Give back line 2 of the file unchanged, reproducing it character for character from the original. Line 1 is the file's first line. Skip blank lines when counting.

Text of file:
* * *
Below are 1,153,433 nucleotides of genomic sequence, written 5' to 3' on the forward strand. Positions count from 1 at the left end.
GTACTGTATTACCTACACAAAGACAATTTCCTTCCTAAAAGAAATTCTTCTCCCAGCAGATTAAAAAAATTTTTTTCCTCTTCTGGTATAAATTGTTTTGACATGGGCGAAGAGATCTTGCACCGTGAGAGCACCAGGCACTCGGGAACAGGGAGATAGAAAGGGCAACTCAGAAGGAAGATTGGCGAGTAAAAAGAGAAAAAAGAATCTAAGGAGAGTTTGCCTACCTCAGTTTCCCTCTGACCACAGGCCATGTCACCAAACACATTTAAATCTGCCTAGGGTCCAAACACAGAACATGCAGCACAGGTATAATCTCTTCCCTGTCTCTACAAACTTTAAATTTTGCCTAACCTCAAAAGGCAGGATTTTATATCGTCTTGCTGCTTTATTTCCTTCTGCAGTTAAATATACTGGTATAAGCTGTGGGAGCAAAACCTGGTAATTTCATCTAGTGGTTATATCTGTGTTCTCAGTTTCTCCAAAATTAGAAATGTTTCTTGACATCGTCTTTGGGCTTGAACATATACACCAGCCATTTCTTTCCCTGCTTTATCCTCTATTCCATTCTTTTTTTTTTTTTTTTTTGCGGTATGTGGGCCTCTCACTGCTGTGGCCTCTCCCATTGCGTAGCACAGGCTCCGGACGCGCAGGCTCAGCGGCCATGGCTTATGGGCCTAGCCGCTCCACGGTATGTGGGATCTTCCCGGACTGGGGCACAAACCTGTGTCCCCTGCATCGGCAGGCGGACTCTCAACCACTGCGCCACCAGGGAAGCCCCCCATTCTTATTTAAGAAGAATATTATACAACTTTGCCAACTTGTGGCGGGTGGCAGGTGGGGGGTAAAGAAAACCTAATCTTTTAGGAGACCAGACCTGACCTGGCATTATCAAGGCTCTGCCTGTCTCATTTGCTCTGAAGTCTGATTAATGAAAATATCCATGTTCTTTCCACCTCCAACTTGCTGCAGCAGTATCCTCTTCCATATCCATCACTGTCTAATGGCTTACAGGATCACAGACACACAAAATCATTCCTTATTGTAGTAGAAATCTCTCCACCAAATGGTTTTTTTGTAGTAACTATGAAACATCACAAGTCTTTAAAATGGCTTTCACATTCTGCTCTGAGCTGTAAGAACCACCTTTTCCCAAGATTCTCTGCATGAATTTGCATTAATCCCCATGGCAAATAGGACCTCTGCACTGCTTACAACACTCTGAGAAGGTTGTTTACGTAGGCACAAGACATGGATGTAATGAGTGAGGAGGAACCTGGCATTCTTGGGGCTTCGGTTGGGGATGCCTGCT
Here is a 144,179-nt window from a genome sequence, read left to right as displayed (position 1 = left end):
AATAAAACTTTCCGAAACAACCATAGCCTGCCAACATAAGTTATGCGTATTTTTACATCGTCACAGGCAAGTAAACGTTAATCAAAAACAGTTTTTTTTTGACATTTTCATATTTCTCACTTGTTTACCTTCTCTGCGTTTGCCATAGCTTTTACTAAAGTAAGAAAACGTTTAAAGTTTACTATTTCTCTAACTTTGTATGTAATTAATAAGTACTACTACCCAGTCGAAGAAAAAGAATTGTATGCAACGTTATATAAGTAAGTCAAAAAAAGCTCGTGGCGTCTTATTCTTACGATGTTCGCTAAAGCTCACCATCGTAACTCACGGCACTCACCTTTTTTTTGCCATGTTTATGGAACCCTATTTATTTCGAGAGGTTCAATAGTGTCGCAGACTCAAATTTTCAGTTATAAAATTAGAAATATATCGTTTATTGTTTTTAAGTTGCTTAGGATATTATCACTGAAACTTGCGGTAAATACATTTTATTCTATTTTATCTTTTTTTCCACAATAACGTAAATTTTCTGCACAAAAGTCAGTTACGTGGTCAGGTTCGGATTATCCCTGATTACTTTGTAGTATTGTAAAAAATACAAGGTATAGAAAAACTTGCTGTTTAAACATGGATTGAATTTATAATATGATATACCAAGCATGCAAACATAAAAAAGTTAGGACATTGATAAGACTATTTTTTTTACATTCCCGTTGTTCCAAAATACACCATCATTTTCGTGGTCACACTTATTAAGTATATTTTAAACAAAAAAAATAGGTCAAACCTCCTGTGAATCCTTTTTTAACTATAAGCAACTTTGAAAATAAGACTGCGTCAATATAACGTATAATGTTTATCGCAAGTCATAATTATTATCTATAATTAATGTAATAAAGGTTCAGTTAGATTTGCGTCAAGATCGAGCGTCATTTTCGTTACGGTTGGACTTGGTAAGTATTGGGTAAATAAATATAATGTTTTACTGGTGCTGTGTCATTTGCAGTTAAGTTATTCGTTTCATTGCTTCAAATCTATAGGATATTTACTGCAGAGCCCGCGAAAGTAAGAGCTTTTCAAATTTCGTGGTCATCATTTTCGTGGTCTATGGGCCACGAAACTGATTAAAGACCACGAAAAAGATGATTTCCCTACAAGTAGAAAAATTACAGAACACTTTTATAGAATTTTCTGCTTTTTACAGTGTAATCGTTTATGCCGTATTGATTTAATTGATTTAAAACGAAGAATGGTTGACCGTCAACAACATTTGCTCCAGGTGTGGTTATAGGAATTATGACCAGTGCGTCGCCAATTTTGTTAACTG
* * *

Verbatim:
GTACTGTATTACCTACACAAAGACAATTTCCTTCCTAAAAGAAATTCTTCTCCCAGCAGATTAAAAAAATTTTTTTCCTCTTCTGGTATAAATTGTTTTGACATGGGCGAAGAGATCTTGCACCGTGAGAGCACCAGGCACTCGGGAACAGGGAGATAGAAAGGGCAACTCAGAAGGAAGATTGGCGAGTAAAAAGAGAAAAAAGAATCTAAGGAGAGTTTGCCTACCTCAGTTTCCCTCTGACCACAGGCCATGTCACCAAACACATTTAAATCTGCCTAGGGTCCAAACACAGAACATGCAGCACAGGTATAATCTCTTCCCTGTCTCTACAAACTTTAAATTTTGCCTAACCTCAAAAGGCAGGATTTTATATCGTCTTGCTGCTTTATTTCCTTCTGCAGTTAAATATACTGGTATAAGCTGTGGGAGCAAAACCTGGTAATTTCATCTAGTGGTTATATCTGTGTTCTCAGTTTCTCCAAAATTAGAAATGTTTCTTGACATCGTCTTTGGGCTTGAACATATACACCAGCCATTTCTTTCCCTGCTTTATCCTCTATTCCATTCTTTTTTTTTTTTTTTTTTGCGGTATGTGGGCCTCTCACTGCTGTGGCCTCTCCCATTGCGTAGCACAGGCTCCGGACGCGCAGGCTCAGCGGCCATGGCTTATGGGCCTAGCCGCTCCACGGTATGTGGGATCTTCCCGGACTGGGGCACAAACCTGTGTCCCCTGCATCGGCAGGCGGACTCTCAACCACTGCGCCACCAGGGAAGCCCCCCATTCTTATTTAAGAAGAATATTATACAACTTTGCCAACTTGTGGCGGGTGGCAGGTGGGGGGTAAAGAAAACCTAATCTTTTAGGAGACCAGACCTGACCTGGCATTATCAAGGCTCTGCCTGTCTCATTTGCTCTGAAGTCTGATTAATGAAAATATCCATGTTCTTTCCACCTCCAACTTGCTGCAGCAGTATCCTCTTCCATATCCATCACTGTCTAATGGCTTACAGGATCACAGACACACAAAATCATTCCTTATTGTAGTAGAAATCTCTCCACCAAATGGTTTTTTTGTAGTAACTATGAAACATCACAAGTCTTTAAAATGGCTTTCACATTCTGCTCTGAGCTGTAAGAACCACCTTTTCCCAAGATTCTCTGCATGAATTTGCATTAATCCCCATGGCAAATAGGACCTCTGCACTGCTTACAACACTCTGAGAAGGTTGTTTACGTAGGCACAAGACATGGATGTAATGAGTGAGGAGGAACCTGGCATTCTTGGGGCTTCGGTTGGGGATGCCTGCT